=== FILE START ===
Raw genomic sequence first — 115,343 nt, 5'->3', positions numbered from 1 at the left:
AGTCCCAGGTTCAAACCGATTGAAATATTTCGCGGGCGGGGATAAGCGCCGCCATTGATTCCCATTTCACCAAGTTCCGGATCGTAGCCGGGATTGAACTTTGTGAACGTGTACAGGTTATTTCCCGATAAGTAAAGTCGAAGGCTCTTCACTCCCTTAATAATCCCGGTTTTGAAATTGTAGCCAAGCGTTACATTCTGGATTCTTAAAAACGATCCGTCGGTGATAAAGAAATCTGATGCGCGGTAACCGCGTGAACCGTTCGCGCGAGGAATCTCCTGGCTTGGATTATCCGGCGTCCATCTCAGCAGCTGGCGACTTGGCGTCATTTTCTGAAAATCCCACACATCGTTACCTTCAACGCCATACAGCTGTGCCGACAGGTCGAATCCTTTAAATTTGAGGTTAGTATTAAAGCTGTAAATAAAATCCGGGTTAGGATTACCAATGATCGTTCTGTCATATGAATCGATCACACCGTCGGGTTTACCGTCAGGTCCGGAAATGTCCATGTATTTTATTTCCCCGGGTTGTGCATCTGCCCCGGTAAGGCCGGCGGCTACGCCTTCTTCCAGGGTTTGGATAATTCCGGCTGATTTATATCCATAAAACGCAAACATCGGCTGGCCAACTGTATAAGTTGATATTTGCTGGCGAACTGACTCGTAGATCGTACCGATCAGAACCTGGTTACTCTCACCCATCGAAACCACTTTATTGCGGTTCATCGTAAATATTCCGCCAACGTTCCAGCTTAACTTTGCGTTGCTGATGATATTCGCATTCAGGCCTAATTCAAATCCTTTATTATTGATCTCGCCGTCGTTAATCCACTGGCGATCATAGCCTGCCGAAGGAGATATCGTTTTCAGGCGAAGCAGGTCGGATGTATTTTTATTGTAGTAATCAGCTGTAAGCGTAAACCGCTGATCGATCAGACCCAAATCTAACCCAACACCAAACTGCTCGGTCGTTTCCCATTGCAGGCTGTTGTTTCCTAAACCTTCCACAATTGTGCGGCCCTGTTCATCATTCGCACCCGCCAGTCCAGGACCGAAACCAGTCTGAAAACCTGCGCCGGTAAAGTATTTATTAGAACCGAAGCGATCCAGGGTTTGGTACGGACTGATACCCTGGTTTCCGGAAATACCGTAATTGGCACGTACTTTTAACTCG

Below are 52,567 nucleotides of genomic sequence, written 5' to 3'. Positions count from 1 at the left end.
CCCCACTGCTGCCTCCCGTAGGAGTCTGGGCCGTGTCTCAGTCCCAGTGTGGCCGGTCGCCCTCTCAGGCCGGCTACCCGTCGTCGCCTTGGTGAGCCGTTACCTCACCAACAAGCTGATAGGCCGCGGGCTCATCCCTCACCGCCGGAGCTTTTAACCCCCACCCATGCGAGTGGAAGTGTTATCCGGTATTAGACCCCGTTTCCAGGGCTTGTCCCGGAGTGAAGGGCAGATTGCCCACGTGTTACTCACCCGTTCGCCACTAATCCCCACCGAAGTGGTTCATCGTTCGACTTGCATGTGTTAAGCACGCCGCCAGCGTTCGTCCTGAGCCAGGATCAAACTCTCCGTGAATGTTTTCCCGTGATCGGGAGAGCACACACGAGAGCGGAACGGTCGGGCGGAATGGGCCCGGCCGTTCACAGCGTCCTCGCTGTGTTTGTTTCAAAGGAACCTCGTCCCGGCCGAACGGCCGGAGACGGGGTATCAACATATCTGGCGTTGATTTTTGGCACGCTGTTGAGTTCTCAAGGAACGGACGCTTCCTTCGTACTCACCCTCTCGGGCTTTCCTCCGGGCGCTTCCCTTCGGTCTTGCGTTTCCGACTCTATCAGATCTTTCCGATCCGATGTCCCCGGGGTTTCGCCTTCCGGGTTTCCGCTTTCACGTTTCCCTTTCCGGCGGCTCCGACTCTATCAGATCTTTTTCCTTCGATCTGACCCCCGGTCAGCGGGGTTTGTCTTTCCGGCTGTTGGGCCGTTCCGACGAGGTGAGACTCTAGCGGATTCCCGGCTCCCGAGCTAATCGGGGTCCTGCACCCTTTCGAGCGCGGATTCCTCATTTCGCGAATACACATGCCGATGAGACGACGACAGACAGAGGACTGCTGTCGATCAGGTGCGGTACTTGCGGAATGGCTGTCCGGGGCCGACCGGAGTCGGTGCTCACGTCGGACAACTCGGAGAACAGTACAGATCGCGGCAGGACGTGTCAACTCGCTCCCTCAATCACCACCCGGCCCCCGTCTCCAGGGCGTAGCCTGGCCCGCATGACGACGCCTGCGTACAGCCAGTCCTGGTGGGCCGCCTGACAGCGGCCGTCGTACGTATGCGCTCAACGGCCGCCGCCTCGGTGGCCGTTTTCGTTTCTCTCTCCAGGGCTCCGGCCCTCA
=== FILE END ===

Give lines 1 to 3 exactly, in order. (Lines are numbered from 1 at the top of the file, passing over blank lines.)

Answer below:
Raw genomic sequence first — 115,343 nt, 5'->3', positions numbered from 1 at the left:
AGTCCCAGGTTCAAACCGATTGAAATATTTCGCGGGCGGGGATAAGCGCCGCCATTGATTCCCATTTCACCAAGTTCCGGATCGTAGCCGGGATTGAACTTTGTGAACGTGTACAGGTTATTTCCCGATAAGTAAAGTCGAAGGCTCTTCACTCCCTTAATAATCCCGGTTTTGAAATTGTAGCCAAGCGTTACATTCTGGATTCTTAAAAACGATCCGTCGGTGATAAAGAAATCTGATGCGCGGTAACCGCGTGAACCGTTCGCGCGAGGAATCTCCTGGCTTGGATTATCCGGCGTCCATCTCAGCAGCTGGCGACTTGGCGTCATTTTCTGAAAATCCCACACATCGTTACCTTCAACGCCATACAGCTGTGCCGACAGGTCGAATCCTTTAAATTTGAGGTTAGTATTAAAGCTGTAAATAAAATCCGGGTTAGGATTACCAATGATCGTTCTGTCATATGAATCGATCACACCGTCGGGTTTACCGTCAGGTCCGGAAATGTCCATGTATTTTATTTCCCCGGGTTGTGCATCTGCCCCGGTAAGGCCGGCGGCTACGCCTTCTTCCAGGGTTTGGATAATTCCGGCTGATTTATATCCATAAAACGCAAACATCGGCTGGCCAACTGTATAAGTTGATATTTGCTGGCGAACTGACTCGTAGATCGTACCGATCAGAACCTGGTTACTCTCACCCATCGAAACCACTTTATTGCGGTTCATCGTAAATATTCCGCCAACGTTCCAGCTTAACTTTGCGTTGCTGATGATATTCGCATTCAGGCCTAATTCAAATCCTTTATTATTGATCTCGCCGTCGTTAATCCACTGGCGATCATAGCCTGCCGAAGGAGATATCGTTTTCAGGCGAAGCAGGTCGGATGTATTTTTATTGTAGTAATCAGCTGTAAGCGTAAACCGCTGATCGATCAGACCCAAATCTAACCCAACACCAAACTGCTCGGTCGTTTCCCATTGCAGGCTGTTGTTTCCTAAACCTTCCACAATTGTGCGGCCCTGTTCATCATTCGCACCCGCCAGTCCAGGACCGAAACCAGTCTGAAAACCTGCGCCGGTAAAGTATTTATTAGAACCGAAGCGATCCAGGGTTTGGTACGGACTGATACCCTGGTTTCCGGAAATACCGTAATTGGCACGTACTTTTAACTCG

Below are 52,567 nucleotides of genomic sequence, written 5' to 3'. Positions count from 1 at the left end.